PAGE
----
N: At first, I was a little skeptical because I did not know what I would speak of. But a lot of my friends and colleagues around me motivated me to bring my ideas to a bigger audience. So, I wrote down about five ideas and brought them to the TEDx team. They decided that I should talk about achieving goals. Organizing my life around achieving goals is something that I do quite automatically, so writing about how to achieve goals or even how to make the journey a little easier was a challenge for me. But, then again, I guess this is the point that I want to get across at the end of the day — you can achieve your goals, no matter how impossible you think they may be if you come up with a system to organize the journey. The systematic method of getting to my goals has really helped me to overcome the times I felt stuck or unable to move ahead with my goals. This is a skill that I want to share with my audience, specifically my fellow ICU students.

K: What will you be speaking about at the TEDx event?

N: Basically, I want to talk about how to cut out the noise from your decisions. Whenever we try to make a decision, there follow about twenty to thirty considerations. Yes, those considerations are valid but not all can be validated. Some considerations are higher up in priorities than others. So, basically, I want to share my advice on how to prioritize intelligently so that your goals seem a little less complicated.

K: What lesson do you want the audience to learn from your speech?

N: Never forget the basics. They are what will always help you and the more you try to complicate your decisions, the more noise in your life.

K: How has the pandemic affected your life?

N: I was never really worried about COVID. I knew that if it is going to happen, it is going to happen. I knew that all I could do it take care of myself, my family, and keep our health in check! I knew I should keep myself fit, avoid the unhealthy lifestyle if I wanted a chance at staying safe. But, what affected me was the isolation periods. It is good to have a little bit of “me time” once in a while but having to stay away from friends and family for longer periods than usual, had started to take its toll on me. My parents got COVID a while ago and that scared me. I felt very alone and demoralized. I am glad that they recovered and are doing fine but I think COVID has affected every human over the past two and half years.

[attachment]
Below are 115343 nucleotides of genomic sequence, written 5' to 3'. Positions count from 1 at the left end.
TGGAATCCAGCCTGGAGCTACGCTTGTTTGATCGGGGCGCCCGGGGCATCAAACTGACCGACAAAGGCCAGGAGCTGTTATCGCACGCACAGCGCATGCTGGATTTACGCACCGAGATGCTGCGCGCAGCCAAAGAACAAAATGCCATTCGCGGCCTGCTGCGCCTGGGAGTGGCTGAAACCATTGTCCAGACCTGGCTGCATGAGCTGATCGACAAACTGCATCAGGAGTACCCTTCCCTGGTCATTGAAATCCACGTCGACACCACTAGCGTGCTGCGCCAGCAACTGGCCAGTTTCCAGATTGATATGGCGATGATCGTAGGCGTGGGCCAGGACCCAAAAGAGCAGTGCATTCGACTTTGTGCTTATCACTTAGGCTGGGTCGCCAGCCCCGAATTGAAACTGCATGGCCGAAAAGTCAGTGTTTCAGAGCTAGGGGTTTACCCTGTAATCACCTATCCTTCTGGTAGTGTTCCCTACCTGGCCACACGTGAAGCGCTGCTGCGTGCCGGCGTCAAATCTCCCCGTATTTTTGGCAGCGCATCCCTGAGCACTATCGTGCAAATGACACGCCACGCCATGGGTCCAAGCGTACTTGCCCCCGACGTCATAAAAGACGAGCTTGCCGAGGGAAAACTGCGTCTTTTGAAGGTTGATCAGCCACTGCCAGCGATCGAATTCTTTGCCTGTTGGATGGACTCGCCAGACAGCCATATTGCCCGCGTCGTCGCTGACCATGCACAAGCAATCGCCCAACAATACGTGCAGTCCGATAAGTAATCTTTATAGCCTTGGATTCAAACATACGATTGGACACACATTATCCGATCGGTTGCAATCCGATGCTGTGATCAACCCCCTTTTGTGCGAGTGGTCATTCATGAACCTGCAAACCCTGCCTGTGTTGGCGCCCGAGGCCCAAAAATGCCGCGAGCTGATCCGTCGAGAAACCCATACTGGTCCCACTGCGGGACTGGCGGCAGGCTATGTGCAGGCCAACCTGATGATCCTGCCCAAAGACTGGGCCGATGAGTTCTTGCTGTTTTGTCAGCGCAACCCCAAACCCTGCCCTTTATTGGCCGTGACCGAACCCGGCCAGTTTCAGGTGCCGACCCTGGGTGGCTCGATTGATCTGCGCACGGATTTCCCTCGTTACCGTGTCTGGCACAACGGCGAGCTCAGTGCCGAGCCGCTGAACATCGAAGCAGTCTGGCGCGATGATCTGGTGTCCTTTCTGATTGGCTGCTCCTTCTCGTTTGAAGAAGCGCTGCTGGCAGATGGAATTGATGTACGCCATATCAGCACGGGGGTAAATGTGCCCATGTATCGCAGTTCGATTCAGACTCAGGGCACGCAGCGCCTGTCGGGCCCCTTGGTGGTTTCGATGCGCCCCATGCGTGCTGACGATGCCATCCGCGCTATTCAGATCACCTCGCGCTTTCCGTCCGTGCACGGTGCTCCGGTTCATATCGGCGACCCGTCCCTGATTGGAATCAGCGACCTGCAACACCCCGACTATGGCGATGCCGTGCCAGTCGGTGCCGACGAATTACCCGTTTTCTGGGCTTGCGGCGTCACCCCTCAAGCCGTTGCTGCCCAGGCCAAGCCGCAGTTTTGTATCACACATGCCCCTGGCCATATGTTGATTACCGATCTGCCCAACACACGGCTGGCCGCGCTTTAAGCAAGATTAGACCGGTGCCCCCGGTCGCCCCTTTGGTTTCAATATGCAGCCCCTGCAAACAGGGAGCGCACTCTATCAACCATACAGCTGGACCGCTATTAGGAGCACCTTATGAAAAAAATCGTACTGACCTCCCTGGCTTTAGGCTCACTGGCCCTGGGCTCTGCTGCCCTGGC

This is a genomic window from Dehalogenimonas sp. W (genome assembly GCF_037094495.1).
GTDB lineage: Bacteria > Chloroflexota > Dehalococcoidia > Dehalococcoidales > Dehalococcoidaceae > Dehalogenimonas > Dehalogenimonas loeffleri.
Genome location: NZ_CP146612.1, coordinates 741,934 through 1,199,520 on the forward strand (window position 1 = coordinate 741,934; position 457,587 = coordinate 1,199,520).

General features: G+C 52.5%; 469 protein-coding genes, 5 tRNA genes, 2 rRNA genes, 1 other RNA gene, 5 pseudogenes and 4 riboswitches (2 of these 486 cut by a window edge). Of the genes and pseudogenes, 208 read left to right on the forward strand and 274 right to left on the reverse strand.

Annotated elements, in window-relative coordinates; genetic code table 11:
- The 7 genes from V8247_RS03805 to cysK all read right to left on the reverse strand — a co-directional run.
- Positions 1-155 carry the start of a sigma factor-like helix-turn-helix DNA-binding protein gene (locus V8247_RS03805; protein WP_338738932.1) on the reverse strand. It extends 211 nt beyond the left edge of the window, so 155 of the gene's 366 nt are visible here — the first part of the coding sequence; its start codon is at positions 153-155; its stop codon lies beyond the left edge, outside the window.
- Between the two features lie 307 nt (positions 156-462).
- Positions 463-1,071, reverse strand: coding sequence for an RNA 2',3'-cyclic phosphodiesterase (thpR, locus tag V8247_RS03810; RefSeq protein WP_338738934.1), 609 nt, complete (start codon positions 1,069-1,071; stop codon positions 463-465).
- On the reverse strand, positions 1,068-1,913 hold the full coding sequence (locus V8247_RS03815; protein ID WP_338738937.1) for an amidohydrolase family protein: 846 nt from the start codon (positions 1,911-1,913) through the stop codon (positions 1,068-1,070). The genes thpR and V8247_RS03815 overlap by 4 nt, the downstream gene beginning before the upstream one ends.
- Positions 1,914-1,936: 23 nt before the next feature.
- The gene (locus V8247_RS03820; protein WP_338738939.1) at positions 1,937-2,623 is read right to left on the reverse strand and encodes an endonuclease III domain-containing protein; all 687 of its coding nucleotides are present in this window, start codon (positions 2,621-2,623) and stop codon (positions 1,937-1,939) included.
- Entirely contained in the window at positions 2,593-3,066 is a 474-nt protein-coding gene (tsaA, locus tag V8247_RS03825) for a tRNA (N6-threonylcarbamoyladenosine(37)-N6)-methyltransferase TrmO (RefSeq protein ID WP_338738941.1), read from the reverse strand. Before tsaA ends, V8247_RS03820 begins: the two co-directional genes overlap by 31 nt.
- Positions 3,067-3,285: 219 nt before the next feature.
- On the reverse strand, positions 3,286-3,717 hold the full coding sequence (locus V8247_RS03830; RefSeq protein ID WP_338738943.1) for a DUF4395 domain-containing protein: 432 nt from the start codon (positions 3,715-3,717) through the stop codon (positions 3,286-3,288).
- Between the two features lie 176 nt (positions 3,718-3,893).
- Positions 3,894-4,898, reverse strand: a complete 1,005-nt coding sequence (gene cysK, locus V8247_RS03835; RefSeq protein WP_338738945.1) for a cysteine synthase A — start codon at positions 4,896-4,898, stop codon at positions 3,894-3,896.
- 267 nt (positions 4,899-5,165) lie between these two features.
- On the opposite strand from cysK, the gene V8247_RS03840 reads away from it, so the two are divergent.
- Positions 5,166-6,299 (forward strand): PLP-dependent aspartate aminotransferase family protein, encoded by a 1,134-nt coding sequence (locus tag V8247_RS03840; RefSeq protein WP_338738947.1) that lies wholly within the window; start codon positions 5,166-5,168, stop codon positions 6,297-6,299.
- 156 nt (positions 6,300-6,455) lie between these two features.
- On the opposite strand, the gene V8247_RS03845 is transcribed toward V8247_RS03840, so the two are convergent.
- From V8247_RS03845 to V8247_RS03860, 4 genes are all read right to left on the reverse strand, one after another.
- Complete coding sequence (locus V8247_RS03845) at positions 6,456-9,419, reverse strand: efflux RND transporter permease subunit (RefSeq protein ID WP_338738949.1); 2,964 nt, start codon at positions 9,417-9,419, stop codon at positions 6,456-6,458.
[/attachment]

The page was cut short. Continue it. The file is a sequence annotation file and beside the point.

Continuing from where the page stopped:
K: How did COVID influence your life as a student?

N: I do not have anything big against COVID, but I feel that it stripped me of the opportunity to make more friends at ICU. I think that was something that I wanted to experience. I wanted to study with my friends in the dining hall (gakki), I wanted to participate in events, but I had come to Japan during the peak of COVID in 2020. Online learning is not my cup of tea and I saw that affecting my grades in the second semester. But I guess, I learned to work in this new environment.

K: According to you, how has the pandemic changed education?

N: In a way, COVID has impacted education in a very positive way. Because universities would have never opted to channel their resources through the online platform. Virtual universities have a hard time proving their credibility, but now we have universities like Harvard and Yale jumping on the online platform. They had to face this obstacle head-on and as a result, I think the system has improved for all since you no longer have to be on campus to take your classes. You have more time to participate in research and the professors are forced to change the way they teach, possibly even change the way they work as well. Moreover, universities before were less inclusive of people with disabilities. Adapting to a system that is more open and accessible for all people. In that sense, COVID has also done some good!


Noor and I spent a lot of time on this interview talking about various things and bonded on the fact that we are both South Asian women living and experiencing Japan. Listening to Noor speak motivated me to think about planning my goals and achieving them efficiently. Nonetheless, I am very excited to see a fellow South Asian woman, who has achieved and experienced so much in life, talk at the TEDxICU event. Make sure you guys tune in on January 30!

Is always listening to music and never paying attention. But tends to get around with things :)